Wilde writes,

“Algernon. You have always told me it was Ernest. I have introduced you to every one as Ernest. You answer to the name of Ernest. You look as if your name was Ernest. You are the most earnest-looking person I ever saw in my life. It is perfectly absurd your saying that your name isn’t Ernest. It’s on your cards. Here is one of them. [Taking it from case.] ‘Mr. Ernest Worthing, B. 4, The Albany.’ I’ll keep this as a proof that your name is Ernest if ever you attempt to deny it to me, or to Gwendolyn, or to any one else” (Act One, Scene One). In this social realm of reason for Hamlet, it seems that reason pales in comparison to the intrigue of murder, and thus for Hamlet happiness cannot be found.

Comparative Point Two

Both plays present a dual side of human nature in both Jack/Ernest and Algernon, and Hamlet before and after he encounters his father’s ghost and begins his plotting. The scandal of identity is that a person is susceptible to a dual nature and this dual nature is epitomized in both playwright’s take on drama. The plays are littered with the two sides of humanity as is expressed in Algernon wanting to be Ernest as well as Jack wanting to become his own fictitious brother as well as Hamlet’s own presentation to the public and his private soliloquy’s or revenge. Hamlet is trapped by his own misgivings and his own denial of trust. Without the characteristics of a man, of standing by oneself and for oneself in what that man wants in the world, then that man, Hamlet, is nothing more than the plaything of the fates. He does not reach out and take what he wants, but plots for his father and his father’s wishes. What is denied Hamlet is a piece of his own mind.

Even with his mother, Hamlet finds himself devoid of identity, “I must be cruel only to be kind. / Thus bad begins and worse remains behind.” (Act Three, Scene Four, lines 179-180). In the terms of civility and sarcasm, Wilde gives a captivating story of secret identities and misconceptions while Shakespeare gives the same put in a more dramatic tone, “To be or not to be, that is the question…” (Shakespeare Act 3 Scene 1), and as Jack says, “Gwendolen – Cecily – it is very painful for me to be forced to speak the truth. It is the first time in my life that I have ever been reduced to such a painful position, and I am really quite inexperienced in doing anything of the kind.” (Wilde Act 2) Misconceptions themselves are a major player in modern drama as they lead not only the audience/reader but also the characters into self-epiphanies.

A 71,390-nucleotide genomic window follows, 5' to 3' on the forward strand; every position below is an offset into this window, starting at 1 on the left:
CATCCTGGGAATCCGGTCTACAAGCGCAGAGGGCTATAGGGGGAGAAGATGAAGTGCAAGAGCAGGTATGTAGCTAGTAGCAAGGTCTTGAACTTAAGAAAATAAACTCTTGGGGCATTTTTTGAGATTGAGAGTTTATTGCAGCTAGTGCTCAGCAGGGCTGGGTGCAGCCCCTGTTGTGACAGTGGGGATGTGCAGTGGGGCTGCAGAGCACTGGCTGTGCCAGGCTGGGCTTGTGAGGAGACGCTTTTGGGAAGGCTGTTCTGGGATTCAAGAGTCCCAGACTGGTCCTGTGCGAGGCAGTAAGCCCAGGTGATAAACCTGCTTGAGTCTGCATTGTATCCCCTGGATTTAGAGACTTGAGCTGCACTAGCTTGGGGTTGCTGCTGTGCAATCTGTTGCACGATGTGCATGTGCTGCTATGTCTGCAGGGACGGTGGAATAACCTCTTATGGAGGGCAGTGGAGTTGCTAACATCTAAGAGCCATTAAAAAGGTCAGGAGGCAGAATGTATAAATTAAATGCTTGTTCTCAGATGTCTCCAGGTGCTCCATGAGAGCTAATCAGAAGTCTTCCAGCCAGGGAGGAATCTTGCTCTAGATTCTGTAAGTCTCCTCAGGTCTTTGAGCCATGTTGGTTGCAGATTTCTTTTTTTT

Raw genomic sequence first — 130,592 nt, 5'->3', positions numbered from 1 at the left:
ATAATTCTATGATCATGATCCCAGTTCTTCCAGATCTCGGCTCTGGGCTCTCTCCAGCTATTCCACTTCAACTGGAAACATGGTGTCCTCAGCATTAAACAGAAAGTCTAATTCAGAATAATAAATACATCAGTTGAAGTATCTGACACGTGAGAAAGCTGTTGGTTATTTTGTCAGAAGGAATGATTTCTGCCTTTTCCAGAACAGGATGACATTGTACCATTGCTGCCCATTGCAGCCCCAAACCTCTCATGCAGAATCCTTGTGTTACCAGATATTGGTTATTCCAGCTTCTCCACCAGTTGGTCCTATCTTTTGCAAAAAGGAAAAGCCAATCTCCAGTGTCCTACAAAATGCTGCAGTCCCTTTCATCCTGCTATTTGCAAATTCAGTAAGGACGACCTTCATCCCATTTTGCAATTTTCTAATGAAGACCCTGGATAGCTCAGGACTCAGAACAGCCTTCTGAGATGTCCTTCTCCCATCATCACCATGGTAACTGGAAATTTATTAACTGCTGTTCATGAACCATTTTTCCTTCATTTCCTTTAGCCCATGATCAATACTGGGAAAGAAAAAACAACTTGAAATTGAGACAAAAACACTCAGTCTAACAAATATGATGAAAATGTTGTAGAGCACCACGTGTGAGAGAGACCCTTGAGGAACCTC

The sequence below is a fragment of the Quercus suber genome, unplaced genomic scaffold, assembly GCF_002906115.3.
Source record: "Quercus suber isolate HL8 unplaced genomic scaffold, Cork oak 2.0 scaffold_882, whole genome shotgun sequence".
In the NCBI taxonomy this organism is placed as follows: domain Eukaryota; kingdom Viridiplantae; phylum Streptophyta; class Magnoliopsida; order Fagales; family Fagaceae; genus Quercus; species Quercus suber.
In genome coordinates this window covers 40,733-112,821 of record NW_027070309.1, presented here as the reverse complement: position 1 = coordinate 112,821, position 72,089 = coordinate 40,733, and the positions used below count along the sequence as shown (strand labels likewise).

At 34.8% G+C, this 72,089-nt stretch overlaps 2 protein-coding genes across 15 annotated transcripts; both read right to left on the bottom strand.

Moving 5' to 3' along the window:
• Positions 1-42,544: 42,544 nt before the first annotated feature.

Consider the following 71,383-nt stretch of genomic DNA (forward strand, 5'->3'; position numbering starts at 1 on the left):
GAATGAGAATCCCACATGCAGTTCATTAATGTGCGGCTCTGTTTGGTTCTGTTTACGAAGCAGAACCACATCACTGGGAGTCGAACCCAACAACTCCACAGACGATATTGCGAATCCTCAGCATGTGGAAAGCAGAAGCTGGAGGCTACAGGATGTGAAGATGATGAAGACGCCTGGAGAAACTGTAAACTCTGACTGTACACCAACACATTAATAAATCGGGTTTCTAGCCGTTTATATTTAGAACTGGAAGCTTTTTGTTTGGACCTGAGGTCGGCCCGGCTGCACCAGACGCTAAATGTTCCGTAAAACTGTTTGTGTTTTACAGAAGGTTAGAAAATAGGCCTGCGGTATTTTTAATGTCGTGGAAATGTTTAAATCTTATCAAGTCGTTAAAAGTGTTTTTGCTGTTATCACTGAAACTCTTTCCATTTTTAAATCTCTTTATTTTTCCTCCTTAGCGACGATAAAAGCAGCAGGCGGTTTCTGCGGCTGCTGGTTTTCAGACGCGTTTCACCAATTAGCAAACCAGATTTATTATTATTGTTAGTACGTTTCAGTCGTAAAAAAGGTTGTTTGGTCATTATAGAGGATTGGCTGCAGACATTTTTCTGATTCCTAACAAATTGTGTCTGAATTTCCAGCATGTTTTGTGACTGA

Third Comparative Point

If then a society is blinded by hedonism, or pure desire of self, a man in that society has no hope for personal happiness because of lack of morality, reason, and thus fully succumbing to akrasia. The concept of good and evil twined together is the elixir of playwrighting; writers breed fears from dreams, the hidden wants of subconscious become known through their character’s actions. Writing and reading plays is a revelation into that unsaid facet of the mind; the mute archetype finally is given voice, and in a way bears witness by both being involved in the action and telling of the story. Shakespeare, gives the world of drama the definitive tragic hero, Hamlet as opposed to Wilde’s more lackadaisical hero Jack, “Gwendolyn, it is a terrible thing for a man to find out suddenly that all his life he has been speaking nothing but the truth. Can you forgive me?” (Wilde Act 3). It can be contested that Hamlet was not a true hero as the Elizabethan Era relinquished his control over to his father. Since Hamlet is controlled by fate and not by choice, his heroism is not that of a free will; in modern drama, free will is the defining attribute of a hero. Without free will, the play’s characters are victims of circumstance.

This too however, is a plot in the schematics of plays. Characters are brutalized with circumstance. Hamlet is not a hero but a pawn for Fate while Jack is not a pawn as the end of the play perceives. Hamlet’s actions are not controlled by his own will but instead are parlayed into the compartments of the hierarchy of gods, of wishes and destiny: A man knows himself through the choice and follow through of his own actions. Hamlet does choose revenge but in this, he is guided and pushed by his father’s ghost. As Horatio contends, after Hamlet’s departure to bare witness to his father’s ghosts, “He waxes desperate with imagination” (Act One, Scene Four, line 87). It is with Jack’s character and his known choice of inventing a new identity that these plays diverge. In Hamlet’s imagination, there is a world of difference between the reality of the play and what the reader is led to believe through Hamlet’s soliloquies.


In conclusion, it may be seen that the two protagonists of these two plays diverge on a single point of choice; one is in the hands of fate and other’s wishes such as his father’s, while the other one made a conscious choice to be another person. In the rues of misconceptions and false identities these two plays are on point with one another but in the outcome of the plays there is a striking difference: the social commentary of Wilde’s play points toward forgiveness in a witty dialogue while Hamlet’s play’s end speaks toward the future of the kingdom after revenge, and murder have lead it to its downfall.


  • Shakespeare, William. (1992). Hamlet. Washington Square Press, New York.
  • Sophocles. (1977). The Oedipus Cycle. Harcourt Inc. Florida.
  • Wilde, Oscar. (2005). The Importance of Being Ernest. Simon and Schuster. New York.